I often feel quiet. I hesitate sharing too much because of the surroundings of Mia's birth. I'm afraid of negative reactions. And also, I have scars around my heart, pieces that are broken and torn with jagged stitches.
There was a time when I wanted to be loud about my story. I wanted everyone to know what happened. I wanted to yell it through a megaphone. I wanted to paste a "handle with care' sign on my forehead or wear a "i'm in mourning, my baby died" tee shirt. but things happened and I become more confident in what happened and began to trust myself, and i heard that little voice telling me, "They don't need to know."
It happened to me, it mattered to me, and that's all that matters.
February 28, 2013 | Unregistered CommenterEmily C
Yes. In one month Freddie should be three. And now I hardly speak of him. It's not that the thoughts are less, or the pain less but he settled in me a little and he's less a drama and a pain to be shared. What I write about now is how he changed me. Three years on I know there is so little and so much of him to say. I hardly feel I started but I don't want to go on.

It hurts, the silence, but it also doesn't.
February 28, 2013 | Unregistered CommenterMerry
I can see that, given more time, I'll become quieter. Not yet, but eventually. Perhaps in the future, if (when) we have another child, this need to tell Lauren's story will diminish; there will be new stories unfolding, of which she is still a part. But it will be different. Maybe the need won't be so urgent.

Right now, I find it so hard to resist telling random people. Anyone who wishes me a good day, I want to tell them about Lauren, why I appreciate so much that little phrase they say automatically. Because I'm trying, I'm trying to have a good day. It's not a given anymore.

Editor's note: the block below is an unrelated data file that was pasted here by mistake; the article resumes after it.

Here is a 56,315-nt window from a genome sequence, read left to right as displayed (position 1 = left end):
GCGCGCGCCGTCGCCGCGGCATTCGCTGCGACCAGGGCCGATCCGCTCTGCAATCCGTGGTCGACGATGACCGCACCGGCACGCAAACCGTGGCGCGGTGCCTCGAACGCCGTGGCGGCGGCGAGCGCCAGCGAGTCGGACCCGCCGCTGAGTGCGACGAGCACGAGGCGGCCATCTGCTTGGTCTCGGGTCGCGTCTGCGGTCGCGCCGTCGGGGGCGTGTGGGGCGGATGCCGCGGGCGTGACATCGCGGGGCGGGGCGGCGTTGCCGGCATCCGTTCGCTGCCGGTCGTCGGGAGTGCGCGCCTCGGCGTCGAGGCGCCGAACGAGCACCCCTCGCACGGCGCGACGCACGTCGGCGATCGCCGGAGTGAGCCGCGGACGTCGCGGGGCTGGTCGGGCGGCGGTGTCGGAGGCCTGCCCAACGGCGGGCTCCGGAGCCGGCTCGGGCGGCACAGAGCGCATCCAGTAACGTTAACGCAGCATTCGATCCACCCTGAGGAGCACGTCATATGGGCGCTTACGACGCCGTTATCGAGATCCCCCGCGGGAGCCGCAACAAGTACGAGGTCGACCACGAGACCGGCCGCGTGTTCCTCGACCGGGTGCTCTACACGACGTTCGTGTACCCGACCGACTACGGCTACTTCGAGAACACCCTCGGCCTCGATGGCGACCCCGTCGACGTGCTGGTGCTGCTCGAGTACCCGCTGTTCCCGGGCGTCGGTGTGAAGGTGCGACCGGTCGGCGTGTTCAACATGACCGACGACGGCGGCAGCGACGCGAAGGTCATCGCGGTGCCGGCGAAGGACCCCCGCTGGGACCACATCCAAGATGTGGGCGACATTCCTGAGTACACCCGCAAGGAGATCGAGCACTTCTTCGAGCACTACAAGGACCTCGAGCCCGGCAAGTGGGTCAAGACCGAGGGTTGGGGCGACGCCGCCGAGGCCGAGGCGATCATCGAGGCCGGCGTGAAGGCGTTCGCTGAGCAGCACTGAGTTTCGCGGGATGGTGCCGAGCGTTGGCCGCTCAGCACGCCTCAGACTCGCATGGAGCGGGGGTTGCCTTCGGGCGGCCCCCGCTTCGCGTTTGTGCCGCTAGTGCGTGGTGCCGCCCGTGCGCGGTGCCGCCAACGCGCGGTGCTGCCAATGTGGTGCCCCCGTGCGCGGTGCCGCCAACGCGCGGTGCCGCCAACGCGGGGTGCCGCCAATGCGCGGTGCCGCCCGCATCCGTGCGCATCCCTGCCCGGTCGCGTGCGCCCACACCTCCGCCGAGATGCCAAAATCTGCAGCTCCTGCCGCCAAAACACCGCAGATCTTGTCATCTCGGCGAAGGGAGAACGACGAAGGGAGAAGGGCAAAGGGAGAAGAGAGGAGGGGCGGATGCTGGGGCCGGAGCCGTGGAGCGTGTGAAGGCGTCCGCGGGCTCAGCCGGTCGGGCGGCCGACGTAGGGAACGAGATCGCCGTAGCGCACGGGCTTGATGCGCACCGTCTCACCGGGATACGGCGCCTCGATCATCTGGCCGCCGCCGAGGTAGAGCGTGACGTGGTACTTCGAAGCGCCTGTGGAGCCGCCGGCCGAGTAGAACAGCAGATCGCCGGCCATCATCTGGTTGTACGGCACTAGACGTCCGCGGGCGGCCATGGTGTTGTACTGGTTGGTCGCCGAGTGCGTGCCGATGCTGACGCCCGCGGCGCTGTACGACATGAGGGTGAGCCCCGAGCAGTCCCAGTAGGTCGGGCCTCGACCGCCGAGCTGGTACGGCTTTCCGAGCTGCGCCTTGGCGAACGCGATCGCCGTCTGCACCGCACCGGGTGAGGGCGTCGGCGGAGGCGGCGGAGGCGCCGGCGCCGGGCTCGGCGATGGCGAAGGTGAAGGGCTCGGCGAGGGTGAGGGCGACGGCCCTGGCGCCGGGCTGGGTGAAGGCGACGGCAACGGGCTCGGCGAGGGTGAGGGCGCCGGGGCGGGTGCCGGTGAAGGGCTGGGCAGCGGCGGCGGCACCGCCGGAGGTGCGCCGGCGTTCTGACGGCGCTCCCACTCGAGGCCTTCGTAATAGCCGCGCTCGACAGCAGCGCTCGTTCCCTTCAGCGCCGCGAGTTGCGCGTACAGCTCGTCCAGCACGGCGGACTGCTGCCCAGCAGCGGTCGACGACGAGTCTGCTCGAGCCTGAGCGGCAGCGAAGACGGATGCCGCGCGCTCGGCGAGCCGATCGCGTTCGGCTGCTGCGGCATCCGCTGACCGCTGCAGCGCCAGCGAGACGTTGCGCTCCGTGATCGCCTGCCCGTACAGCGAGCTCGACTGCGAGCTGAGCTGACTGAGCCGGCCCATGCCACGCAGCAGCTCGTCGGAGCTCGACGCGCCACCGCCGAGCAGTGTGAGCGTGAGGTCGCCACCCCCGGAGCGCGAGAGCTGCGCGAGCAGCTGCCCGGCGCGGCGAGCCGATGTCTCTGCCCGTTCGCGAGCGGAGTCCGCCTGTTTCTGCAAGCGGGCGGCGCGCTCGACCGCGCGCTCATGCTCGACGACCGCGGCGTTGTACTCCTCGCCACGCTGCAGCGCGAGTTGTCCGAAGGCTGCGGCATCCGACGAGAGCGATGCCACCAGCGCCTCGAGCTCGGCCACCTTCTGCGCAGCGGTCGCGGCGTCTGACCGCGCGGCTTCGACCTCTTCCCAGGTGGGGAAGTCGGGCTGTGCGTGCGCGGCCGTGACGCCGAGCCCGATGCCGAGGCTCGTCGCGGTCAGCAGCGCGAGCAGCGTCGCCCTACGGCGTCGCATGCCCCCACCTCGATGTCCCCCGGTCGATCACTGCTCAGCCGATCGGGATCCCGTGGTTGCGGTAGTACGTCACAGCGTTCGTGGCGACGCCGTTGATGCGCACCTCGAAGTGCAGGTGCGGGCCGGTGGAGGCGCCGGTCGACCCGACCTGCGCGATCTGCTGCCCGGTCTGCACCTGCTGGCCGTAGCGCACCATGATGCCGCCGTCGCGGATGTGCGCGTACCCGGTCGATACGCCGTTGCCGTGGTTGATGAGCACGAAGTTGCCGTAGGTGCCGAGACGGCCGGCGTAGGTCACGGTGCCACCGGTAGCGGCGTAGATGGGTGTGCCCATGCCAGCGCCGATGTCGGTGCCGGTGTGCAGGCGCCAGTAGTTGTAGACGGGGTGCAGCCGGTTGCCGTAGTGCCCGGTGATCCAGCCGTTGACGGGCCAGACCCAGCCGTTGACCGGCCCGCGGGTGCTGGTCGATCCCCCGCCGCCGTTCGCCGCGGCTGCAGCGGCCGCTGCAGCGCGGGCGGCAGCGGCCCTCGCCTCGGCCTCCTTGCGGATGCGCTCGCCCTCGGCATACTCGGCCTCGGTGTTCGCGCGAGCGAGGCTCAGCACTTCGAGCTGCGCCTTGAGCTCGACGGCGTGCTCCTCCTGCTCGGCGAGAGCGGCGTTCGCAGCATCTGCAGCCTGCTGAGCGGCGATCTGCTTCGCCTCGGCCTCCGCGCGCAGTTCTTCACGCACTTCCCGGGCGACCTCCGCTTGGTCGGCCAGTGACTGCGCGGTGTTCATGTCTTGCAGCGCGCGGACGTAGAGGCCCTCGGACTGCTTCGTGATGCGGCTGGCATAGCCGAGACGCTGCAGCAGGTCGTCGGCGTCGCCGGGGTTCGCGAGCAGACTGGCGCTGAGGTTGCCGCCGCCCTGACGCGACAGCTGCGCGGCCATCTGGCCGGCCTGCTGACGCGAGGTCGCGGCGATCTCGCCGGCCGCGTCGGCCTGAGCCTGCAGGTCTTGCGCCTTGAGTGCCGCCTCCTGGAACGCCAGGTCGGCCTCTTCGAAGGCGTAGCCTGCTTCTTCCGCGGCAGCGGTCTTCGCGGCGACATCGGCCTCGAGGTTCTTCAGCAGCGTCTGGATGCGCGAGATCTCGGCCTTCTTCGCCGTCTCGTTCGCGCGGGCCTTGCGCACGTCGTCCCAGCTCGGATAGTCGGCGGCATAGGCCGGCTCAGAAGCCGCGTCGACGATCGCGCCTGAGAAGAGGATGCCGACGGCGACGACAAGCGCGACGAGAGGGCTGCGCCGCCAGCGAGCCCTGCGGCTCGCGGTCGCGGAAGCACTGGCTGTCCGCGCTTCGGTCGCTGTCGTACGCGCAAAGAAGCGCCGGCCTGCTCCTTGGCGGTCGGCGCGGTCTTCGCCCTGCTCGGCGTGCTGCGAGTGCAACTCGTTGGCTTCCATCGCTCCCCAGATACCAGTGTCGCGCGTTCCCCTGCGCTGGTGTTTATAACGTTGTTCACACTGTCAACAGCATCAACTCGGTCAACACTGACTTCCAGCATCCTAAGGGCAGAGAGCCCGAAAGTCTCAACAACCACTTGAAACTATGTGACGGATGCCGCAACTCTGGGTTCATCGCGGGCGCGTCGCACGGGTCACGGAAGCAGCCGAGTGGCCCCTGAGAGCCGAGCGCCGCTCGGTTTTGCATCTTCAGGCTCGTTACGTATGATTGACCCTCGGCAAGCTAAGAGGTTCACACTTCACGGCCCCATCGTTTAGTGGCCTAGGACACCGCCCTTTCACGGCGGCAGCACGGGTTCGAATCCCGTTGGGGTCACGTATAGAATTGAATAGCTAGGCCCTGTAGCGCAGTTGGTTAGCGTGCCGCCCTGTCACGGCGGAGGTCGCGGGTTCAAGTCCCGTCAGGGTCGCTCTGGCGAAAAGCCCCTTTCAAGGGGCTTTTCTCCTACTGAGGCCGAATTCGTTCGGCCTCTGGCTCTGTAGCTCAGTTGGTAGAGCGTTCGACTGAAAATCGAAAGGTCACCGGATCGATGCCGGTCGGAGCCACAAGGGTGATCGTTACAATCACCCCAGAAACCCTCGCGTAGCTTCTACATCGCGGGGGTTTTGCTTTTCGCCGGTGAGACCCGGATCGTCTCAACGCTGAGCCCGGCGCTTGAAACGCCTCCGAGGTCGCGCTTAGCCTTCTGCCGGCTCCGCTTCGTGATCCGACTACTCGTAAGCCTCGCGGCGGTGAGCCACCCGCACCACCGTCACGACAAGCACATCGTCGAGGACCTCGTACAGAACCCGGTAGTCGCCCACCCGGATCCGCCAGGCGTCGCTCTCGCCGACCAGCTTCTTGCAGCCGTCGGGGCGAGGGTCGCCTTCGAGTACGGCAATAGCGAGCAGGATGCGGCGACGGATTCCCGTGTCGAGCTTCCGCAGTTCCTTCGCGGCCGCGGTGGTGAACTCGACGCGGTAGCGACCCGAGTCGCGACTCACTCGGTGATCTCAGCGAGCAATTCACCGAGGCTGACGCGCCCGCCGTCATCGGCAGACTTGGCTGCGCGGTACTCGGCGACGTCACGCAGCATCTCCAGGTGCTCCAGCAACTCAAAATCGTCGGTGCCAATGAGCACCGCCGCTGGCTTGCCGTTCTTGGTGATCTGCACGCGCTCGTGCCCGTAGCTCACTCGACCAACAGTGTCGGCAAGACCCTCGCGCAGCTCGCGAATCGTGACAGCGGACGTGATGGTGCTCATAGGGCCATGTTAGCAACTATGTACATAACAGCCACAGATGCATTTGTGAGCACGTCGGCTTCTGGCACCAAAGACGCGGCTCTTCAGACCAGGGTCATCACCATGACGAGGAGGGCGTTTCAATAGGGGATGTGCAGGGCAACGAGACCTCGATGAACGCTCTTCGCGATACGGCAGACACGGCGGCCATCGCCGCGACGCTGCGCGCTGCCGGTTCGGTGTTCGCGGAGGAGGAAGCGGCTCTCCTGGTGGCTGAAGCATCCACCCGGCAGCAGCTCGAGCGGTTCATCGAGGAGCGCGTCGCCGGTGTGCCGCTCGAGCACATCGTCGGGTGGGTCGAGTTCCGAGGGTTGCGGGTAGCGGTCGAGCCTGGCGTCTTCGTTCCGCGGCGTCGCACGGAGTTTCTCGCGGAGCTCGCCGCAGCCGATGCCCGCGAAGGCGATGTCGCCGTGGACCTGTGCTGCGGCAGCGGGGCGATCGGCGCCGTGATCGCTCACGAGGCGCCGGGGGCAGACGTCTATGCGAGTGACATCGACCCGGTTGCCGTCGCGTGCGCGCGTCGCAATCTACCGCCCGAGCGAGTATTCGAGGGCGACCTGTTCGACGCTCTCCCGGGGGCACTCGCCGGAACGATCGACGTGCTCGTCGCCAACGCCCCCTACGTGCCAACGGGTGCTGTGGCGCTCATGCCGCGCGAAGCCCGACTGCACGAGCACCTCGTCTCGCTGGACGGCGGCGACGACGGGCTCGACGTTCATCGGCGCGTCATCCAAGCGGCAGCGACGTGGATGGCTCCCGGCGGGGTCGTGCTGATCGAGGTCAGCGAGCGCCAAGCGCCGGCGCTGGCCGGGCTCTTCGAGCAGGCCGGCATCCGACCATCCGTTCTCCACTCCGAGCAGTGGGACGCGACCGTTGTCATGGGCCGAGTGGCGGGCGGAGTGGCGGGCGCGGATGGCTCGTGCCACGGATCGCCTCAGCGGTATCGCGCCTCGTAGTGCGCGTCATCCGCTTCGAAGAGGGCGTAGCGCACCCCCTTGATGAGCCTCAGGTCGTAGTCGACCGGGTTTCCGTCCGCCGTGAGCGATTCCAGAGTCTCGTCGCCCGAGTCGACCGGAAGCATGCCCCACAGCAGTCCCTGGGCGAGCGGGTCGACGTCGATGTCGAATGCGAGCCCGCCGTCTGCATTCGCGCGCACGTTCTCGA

But there are times when quiet is okay. Among my husband's co-workers, I speak of Lauren only when asked if we have children or if we're planning to have any. Even though I want to take them all by their collars and shake them and tell them to be gentle with him, because he hurts as much as I do, he aches in silence. He tells no one. I don't know what he says when asked about children. Sometimes I don't understand, but sometimes, I do. I want to share her; he wants to keep her close and cherish her. I hope I am that strong someday.
February 28, 2013 | Unregistered CommenterSara
This is a beautiful post. I still share my children freely. I think I still need to feel that they are not forgotten or overshadowed by our rainbow. I do think that it’s in the quiet, when I’m alone and thinking of them, wondering what it would be like to have them all at home, that I feel closest to them, though.